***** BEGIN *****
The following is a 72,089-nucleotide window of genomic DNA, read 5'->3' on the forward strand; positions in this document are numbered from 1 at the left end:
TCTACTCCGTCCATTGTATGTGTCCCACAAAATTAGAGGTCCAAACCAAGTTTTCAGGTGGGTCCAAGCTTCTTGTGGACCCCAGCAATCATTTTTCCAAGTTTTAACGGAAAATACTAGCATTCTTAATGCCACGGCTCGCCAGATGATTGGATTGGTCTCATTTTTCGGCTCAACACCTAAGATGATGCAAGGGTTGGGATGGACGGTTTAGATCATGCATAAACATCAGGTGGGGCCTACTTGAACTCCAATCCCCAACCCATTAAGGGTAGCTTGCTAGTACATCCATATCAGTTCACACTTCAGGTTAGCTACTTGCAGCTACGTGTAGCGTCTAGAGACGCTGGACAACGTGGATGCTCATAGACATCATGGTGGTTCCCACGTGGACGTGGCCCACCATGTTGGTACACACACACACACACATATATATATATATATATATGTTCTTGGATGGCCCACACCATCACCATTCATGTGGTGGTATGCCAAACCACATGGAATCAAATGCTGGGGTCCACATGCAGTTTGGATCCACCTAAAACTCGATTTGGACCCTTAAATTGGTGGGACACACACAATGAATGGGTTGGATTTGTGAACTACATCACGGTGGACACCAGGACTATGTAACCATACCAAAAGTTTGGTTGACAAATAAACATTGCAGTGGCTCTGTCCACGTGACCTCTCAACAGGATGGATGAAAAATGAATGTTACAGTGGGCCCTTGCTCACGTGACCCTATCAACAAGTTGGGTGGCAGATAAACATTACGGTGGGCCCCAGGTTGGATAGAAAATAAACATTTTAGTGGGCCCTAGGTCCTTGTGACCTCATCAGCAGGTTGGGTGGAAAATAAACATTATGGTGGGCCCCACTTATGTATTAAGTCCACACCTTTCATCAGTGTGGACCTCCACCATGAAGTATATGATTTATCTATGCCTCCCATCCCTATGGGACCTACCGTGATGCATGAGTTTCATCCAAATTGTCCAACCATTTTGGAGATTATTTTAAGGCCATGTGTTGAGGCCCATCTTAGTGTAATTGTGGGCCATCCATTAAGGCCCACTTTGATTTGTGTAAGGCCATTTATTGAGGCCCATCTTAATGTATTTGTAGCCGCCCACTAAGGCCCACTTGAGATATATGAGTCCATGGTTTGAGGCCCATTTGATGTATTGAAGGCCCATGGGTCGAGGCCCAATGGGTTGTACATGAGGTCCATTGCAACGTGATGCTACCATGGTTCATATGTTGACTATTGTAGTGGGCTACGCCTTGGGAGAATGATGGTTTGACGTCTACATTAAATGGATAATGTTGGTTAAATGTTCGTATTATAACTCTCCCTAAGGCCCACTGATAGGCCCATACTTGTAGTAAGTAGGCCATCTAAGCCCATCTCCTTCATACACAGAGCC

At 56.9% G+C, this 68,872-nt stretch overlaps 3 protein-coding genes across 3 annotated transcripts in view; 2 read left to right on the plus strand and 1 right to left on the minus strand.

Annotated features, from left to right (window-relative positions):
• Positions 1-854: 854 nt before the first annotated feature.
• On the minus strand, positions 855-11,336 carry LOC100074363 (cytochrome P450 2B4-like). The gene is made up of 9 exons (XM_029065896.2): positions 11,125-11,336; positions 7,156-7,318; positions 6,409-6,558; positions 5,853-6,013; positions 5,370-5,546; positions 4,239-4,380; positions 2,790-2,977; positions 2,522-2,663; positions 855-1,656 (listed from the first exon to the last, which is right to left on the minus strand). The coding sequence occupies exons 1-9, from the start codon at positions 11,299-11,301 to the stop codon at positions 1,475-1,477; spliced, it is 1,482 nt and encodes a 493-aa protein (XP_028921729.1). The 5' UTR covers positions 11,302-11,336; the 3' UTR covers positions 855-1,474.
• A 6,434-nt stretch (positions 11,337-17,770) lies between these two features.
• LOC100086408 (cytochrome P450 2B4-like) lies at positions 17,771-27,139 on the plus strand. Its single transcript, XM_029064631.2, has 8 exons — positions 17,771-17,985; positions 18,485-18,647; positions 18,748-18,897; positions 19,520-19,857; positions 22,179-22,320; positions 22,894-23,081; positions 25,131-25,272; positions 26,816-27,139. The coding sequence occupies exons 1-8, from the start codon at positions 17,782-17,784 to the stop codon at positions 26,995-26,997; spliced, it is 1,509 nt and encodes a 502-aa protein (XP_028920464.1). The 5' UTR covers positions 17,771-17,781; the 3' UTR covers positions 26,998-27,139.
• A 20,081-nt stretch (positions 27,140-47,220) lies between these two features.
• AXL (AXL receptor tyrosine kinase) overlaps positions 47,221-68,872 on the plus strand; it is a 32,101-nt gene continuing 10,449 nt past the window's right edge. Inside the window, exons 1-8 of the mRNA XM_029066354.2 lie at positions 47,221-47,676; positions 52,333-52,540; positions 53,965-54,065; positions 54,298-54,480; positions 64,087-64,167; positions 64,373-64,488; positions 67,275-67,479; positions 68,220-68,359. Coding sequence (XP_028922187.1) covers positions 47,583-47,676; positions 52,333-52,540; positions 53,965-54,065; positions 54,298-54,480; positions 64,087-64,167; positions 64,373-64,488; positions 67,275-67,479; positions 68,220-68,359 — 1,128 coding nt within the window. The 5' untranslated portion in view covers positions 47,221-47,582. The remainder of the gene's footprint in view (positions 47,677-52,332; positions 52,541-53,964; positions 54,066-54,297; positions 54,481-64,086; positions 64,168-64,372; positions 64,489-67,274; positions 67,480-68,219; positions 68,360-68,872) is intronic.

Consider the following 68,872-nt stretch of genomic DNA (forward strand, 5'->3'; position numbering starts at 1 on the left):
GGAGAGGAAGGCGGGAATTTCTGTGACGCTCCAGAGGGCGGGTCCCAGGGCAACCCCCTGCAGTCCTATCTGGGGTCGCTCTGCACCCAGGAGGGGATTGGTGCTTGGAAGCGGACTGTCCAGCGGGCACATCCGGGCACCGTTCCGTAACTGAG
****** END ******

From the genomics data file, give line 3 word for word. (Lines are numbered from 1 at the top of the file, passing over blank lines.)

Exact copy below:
At 56.9% G+C, this 68,872-nt stretch overlaps 3 protein-coding genes across 3 annotated transcripts in view; 2 read left to right on the plus strand and 1 right to left on the minus strand.